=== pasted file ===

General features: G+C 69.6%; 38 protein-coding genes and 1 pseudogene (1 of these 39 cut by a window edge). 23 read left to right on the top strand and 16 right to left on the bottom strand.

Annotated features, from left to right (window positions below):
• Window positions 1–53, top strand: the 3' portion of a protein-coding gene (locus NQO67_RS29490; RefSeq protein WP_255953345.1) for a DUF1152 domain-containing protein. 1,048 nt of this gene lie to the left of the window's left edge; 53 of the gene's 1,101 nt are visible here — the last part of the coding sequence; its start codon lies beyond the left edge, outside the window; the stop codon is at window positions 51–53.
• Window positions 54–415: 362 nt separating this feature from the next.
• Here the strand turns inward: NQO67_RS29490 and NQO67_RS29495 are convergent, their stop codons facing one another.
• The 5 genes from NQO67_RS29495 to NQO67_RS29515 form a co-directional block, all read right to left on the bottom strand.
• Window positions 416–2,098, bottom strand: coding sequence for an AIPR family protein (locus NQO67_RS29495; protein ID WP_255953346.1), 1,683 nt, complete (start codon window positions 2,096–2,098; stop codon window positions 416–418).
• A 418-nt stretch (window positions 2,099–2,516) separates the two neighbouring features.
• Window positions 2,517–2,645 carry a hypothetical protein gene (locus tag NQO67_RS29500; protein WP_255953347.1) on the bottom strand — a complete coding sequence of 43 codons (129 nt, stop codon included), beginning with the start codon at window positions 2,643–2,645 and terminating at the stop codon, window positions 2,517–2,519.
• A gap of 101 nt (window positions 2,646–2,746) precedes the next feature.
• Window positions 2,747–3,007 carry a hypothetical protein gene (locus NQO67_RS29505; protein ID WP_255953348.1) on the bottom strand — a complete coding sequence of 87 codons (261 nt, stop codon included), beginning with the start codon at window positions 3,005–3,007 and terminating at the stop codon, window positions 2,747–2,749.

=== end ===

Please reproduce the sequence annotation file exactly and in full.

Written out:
General features: G+C 69.6%; 38 protein-coding genes and 1 pseudogene (1 of these 39 cut by a window edge). 23 read left to right on the top strand and 16 right to left on the bottom strand.

Annotated features, from left to right (window positions below):
• Window positions 1–53, top strand: the 3' portion of a protein-coding gene (locus NQO67_RS29490; RefSeq protein WP_255953345.1) for a DUF1152 domain-containing protein. 1,048 nt of this gene lie to the left of the window's left edge; 53 of the gene's 1,101 nt are visible here — the last part of the coding sequence; its start codon lies beyond the left edge, outside the window; the stop codon is at window positions 51–53.
• Window positions 54–415: 362 nt separating this feature from the next.
• Here the strand turns inward: NQO67_RS29490 and NQO67_RS29495 are convergent, their stop codons facing one another.
• The 5 genes from NQO67_RS29495 to NQO67_RS29515 form a co-directional block, all read right to left on the bottom strand.
• Window positions 416–2,098, bottom strand: coding sequence for an AIPR family protein (locus NQO67_RS29495; protein ID WP_255953346.1), 1,683 nt, complete (start codon window positions 2,096–2,098; stop codon window positions 416–418).
• A 418-nt stretch (window positions 2,099–2,516) separates the two neighbouring features.
• Window positions 2,517–2,645 carry a hypothetical protein gene (locus tag NQO67_RS29500; protein WP_255953347.1) on the bottom strand — a complete coding sequence of 43 codons (129 nt, stop codon included), beginning with the start codon at window positions 2,643–2,645 and terminating at the stop codon, window positions 2,517–2,519.
• A gap of 101 nt (window positions 2,646–2,746) precedes the next feature.
• Window positions 2,747–3,007 carry a hypothetical protein gene (locus NQO67_RS29505; protein ID WP_255953348.1) on the bottom strand — a complete coding sequence of 87 codons (261 nt, stop codon included), beginning with the start codon at window positions 3,005–3,007 and terminating at the stop codon, window positions 2,747–2,749.